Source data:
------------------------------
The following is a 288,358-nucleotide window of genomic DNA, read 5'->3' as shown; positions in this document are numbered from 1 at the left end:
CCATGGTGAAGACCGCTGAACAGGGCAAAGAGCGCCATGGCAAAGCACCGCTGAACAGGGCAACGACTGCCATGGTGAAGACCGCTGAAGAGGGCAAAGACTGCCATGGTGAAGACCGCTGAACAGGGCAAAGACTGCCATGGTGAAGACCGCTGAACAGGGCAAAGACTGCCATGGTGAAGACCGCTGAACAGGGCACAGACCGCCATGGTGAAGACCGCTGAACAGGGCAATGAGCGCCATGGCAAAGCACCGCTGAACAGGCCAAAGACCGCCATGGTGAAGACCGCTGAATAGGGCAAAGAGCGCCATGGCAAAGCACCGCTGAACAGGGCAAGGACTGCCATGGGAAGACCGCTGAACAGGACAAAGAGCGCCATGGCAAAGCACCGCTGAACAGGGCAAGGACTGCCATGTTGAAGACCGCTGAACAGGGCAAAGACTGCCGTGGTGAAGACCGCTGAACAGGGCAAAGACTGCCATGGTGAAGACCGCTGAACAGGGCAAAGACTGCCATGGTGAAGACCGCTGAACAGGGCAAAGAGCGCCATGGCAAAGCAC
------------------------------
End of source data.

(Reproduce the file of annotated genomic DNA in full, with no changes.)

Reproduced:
The following is a 288,358-nucleotide window of genomic DNA, read 5'->3' as shown; positions in this document are numbered from 1 at the left end:
CCATGGTGAAGACCGCTGAACAGGGCAAAGAGCGCCATGGCAAAGCACCGCTGAACAGGGCAACGACTGCCATGGTGAAGACCGCTGAAGAGGGCAAAGACTGCCATGGTGAAGACCGCTGAACAGGGCAAAGACTGCCATGGTGAAGACCGCTGAACAGGGCAAAGACTGCCATGGTGAAGACCGCTGAACAGGGCACAGACCGCCATGGTGAAGACCGCTGAACAGGGCAATGAGCGCCATGGCAAAGCACCGCTGAACAGGCCAAAGACCGCCATGGTGAAGACCGCTGAATAGGGCAAAGAGCGCCATGGCAAAGCACCGCTGAACAGGGCAAGGACTGCCATGGGAAGACCGCTGAACAGGACAAAGAGCGCCATGGCAAAGCACCGCTGAACAGGGCAAGGACTGCCATGTTGAAGACCGCTGAACAGGGCAAAGACTGCCGTGGTGAAGACCGCTGAACAGGGCAAAGACTGCCATGGTGAAGACCGCTGAACAGGGCAAAGACTGCCATGGTGAAGACCGCTGAACAGGGCAAAGAGCGCCATGGCAAAGCAC